What if a person is really clear about what his purpose is, and what his values are, but is blocked from putting them into action? What if unremitting stress is the result of that conflict and loss of control? What can be done?
Those were questions I was faced with yesterday while giving a presentation on stress management at a government agency in Washington. Over the past 16 months, the career employees who work there have had their life’s work come under fire, putting everything they value under assault. It’s practically impossible to do their jobs as they believe they should be done. How do they deal with that frustration day after day? For some, the answer is to walk away, take retirement if they can. For others, the choice is to remain on the job, struggling to promote the work they believe in.
Selfishly, I want these good and dedicated people to stay in their jobs, fighting the good fight for the rest of us. But with what we know about the long-term consequences of chronic stress — higher risk of heart disease, mood disorders, and musculo-skeletal problems; weakened immune systems, premature aging and more — what will the personal cost be for them?
If ever there was a stressor that’s not going away, or not anytime soon, this is it. As I continued my discussion with these employees, I realized that they would need every tool in the stress management arsenal to keep themselves emotionally and physically healthy for the time ahead. The problem was too big for any one of the strategies I had to offer them. And yes, the word “arsenal” seems highly appropriate when talking about this kind of assault on values.
So my overall message was that if they want to be around in 4 years or 8 years to start doing good again, they need to practice self-care right now. Here are some of the things we talked about:
- Support groups — In any kind of stress, social support provides both a buffer and a direct antidote to its negative effects. Studies show, for instance, that mothers of children with disabilities who participate in support groups have fewer cellular signs of premature aging than similar mothers who don’t. We need both the emotional support and the informational support that can come from a group, along with the ability to laugh and cry with people who know exactly what we are dealing with.
- Becoming more resilient — People who can adapt well to changing circumstances do better in the long run. Certain people are born with this ability and others have to practice it. Some ways to do that are by having good relationships with others, being able to make and carry out plans, having a positive self-view (i.e. monitoring negative self-talk) and developing good communication skills.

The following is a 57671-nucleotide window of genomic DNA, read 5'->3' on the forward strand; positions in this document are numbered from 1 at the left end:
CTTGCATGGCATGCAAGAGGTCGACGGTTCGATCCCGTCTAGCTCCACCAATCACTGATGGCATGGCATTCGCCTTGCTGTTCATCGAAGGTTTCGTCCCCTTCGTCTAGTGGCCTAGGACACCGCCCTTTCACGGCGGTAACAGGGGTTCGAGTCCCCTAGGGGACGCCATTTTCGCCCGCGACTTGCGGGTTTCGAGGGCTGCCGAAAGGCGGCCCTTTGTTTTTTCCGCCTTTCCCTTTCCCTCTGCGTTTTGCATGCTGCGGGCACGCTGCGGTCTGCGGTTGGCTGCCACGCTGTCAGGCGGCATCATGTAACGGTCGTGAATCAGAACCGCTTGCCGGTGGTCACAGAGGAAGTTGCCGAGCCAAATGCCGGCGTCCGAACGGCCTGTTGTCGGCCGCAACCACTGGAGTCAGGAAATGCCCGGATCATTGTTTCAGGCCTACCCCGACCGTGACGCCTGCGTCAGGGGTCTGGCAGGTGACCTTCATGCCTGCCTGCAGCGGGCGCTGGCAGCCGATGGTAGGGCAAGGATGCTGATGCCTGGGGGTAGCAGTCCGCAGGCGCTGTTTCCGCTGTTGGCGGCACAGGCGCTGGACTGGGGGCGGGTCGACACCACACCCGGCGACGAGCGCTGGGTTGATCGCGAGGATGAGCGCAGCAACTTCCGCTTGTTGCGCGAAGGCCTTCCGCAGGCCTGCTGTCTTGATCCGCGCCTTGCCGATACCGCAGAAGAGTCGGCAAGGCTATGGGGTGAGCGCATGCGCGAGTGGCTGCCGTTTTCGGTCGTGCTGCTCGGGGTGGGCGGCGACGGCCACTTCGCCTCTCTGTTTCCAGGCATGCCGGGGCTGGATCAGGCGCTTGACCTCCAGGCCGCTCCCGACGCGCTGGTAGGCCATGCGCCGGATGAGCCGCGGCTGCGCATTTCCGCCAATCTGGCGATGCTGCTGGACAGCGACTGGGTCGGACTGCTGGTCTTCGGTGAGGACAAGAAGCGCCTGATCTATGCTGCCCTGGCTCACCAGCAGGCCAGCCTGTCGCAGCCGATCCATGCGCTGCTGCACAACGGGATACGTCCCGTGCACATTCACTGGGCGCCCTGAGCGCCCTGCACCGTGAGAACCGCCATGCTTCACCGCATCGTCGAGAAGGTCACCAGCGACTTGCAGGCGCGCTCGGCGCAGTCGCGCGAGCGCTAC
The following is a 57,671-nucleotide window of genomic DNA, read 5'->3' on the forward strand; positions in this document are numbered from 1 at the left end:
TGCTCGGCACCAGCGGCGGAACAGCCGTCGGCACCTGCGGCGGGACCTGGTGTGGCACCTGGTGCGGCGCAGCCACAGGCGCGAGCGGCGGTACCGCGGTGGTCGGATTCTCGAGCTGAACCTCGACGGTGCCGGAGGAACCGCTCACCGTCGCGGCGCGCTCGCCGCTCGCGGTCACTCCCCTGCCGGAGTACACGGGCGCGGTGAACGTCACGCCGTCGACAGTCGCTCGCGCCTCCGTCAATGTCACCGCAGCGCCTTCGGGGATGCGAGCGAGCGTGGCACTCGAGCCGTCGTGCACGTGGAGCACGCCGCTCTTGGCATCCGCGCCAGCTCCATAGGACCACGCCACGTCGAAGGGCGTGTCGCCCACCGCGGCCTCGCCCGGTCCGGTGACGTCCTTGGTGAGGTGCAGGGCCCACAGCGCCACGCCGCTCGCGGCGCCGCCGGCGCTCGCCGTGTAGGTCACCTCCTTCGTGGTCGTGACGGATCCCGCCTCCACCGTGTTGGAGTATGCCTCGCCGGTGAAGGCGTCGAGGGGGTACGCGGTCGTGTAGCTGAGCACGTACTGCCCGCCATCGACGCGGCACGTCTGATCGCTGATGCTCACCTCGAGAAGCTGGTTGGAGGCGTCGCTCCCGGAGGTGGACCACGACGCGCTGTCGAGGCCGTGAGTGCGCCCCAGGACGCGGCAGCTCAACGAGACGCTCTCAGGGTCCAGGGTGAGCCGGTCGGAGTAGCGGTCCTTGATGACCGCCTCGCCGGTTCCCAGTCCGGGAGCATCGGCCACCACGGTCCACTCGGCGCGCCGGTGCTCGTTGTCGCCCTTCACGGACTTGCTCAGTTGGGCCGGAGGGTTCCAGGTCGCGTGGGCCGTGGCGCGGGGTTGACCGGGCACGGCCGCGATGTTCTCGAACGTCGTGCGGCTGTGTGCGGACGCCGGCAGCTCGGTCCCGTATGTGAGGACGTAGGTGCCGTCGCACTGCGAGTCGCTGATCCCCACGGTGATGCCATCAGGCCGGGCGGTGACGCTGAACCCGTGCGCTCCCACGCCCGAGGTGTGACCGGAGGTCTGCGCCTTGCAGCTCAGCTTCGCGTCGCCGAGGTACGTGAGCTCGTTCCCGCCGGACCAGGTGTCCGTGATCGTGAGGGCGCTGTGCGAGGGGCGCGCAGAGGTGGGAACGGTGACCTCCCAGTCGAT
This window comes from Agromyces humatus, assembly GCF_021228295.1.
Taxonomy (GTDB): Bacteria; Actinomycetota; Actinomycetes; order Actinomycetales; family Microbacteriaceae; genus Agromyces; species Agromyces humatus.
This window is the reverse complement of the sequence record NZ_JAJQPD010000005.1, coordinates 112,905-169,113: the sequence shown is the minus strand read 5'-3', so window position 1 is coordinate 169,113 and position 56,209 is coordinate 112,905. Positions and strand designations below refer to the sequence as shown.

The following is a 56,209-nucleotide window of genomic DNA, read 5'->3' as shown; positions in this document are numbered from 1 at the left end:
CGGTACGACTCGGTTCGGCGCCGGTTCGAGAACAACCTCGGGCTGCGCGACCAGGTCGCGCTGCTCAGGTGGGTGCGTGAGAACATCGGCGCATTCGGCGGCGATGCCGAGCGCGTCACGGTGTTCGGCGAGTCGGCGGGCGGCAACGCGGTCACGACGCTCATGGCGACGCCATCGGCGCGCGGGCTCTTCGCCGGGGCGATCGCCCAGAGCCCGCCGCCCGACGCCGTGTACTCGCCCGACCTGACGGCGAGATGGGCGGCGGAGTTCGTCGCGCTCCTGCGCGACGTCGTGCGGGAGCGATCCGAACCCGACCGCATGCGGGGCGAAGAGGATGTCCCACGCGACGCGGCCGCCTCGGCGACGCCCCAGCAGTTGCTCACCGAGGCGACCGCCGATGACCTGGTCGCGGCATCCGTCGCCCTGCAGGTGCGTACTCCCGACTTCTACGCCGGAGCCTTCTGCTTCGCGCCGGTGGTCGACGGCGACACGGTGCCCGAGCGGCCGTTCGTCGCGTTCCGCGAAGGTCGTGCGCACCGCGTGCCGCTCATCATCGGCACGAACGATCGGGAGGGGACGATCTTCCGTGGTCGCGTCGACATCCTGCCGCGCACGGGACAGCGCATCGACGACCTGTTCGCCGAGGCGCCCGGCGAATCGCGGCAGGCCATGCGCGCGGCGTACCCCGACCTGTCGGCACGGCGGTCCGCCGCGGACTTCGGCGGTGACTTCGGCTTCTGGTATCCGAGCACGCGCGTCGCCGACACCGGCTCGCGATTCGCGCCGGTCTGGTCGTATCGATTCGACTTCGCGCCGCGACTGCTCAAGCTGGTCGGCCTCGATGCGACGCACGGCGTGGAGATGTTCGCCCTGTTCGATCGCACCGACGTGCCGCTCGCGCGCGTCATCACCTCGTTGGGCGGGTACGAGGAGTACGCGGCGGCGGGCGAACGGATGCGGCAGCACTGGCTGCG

- Gratitude practice — Focus on what’s going right instead of what’s going wrong. I was delighted when one of the group brought up the movie “Pollyanna,” a favorite of my kids when they were young. Pollyanna changed the people around her by always finding something to be glad about, even in the face of adversity.
- Everyday mindfulness — Slowing down and focusing on just one thing at a time can help with some of the physical effects of stress and bring down heart rate and blood pressure. Listening more to others, giving them the full benefit of your attention, brings benefits such as increases in understanding, empathy and intimacy. And setting aside device-free times and places helps us disconnect from the grind of work and news, allowing space for silence or connection to others.
- Relaxation breaks — Even 5 minutes of attention to the breath is a respite from the stress of the work day, and brings many more minutes of benefit. True relaxation only requires 4 elements – a quiet environment, a mental focal point, a comfortable seat and setting aside judgment.
- Joy, fun and play — We forget how good it feels to laugh and play. It’s so important to build something into each day that gives you joy, if even for a few moments. Dancing, shooting hoops, jumping on a trampoline, playing a board game with your kids –carve out some time to do something for no other reason than that it’s fun.
In the introduction to his book, “Full Catastrophe Living,” Jon Kabat-Zinn explains that his title came from the movie, “Zorba the Greek.” Zorba describes his married life as “Wife, house, kids….the full catastrophe!” But as Kabat-Zinn points out, Zorba’s way is to:
“dance in the gale of the full catastrophe, to celebrate life, to laugh with it and at himself, even in the face of personal failure and defeat.”
For those who are living the “full catastrophe,” perhaps my best advice is to follow Zorba’s example, riding the waves and celebrating what you can each day.